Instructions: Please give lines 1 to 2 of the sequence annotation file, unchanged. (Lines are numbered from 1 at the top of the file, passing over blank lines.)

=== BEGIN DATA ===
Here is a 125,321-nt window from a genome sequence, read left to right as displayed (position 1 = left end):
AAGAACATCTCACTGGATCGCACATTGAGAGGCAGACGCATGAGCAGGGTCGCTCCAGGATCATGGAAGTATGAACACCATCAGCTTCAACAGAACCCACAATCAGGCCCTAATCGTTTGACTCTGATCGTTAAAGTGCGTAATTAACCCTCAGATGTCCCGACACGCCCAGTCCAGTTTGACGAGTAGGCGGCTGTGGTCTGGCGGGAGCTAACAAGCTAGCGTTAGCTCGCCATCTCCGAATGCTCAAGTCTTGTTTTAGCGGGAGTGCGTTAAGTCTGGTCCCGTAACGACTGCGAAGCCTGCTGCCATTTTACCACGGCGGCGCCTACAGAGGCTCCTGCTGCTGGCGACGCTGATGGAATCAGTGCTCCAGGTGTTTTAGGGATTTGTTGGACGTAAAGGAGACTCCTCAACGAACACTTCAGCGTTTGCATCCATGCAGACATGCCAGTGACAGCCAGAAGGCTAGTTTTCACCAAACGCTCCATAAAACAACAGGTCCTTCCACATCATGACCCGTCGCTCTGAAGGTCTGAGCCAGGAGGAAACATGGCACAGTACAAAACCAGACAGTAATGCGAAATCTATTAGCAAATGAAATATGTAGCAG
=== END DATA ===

Here is a 125,321-nt window from a genome sequence, read left to right as displayed (position 1 = left end):
AAGAACATCTCACTGGATCGCACATTGAGAGGCAGACGCATGAGCAGGGTCGCTCCAGGATCATGGAAGTATGAACACCATCAGCTTCAACAGAACCCACAATCAGGCCCTAATCGTTTGACTCTGATCGTTAAAGTGCGTAATTAACCCTCAGATGTCCCGACACGCCCAGTCCAGTTTGACGAGTAGGCGGCTGTGGTCTGGCGGGAGCTAACAAGCTAGCGTTAGCTCGCCATCTCCGAATGCTCAAGTCTTGTTTTAGCGGGAGTGCGTTAAGTCTGGTCCCGTAACGACTGCGAAGCCTGCTGCCATTTTACCACGGCGGCGCCTACAGAGGCTCCTGCTGCTGGCGACGCTGATGGAATCAGTGCTCCAGGTGTTTTAGGGATTTGTTGGACGTAAAGGAGACTCCTCAACGAACACTTCAGCGTTTGCATCCATGCAGACATGCCAGTGACAGCCAGAAGGCTAGTTTTCACCAAACGCTCCATAAAACAACAGGTCCTTCCACATCATGACCCGTCGCTCTGAAGGTCTGAGCCAGGAGGAAACATGGCACAGTACAAAACCAGACAGTAATGCGAAATCTATTAGCAAATGAAATATGTAGCAG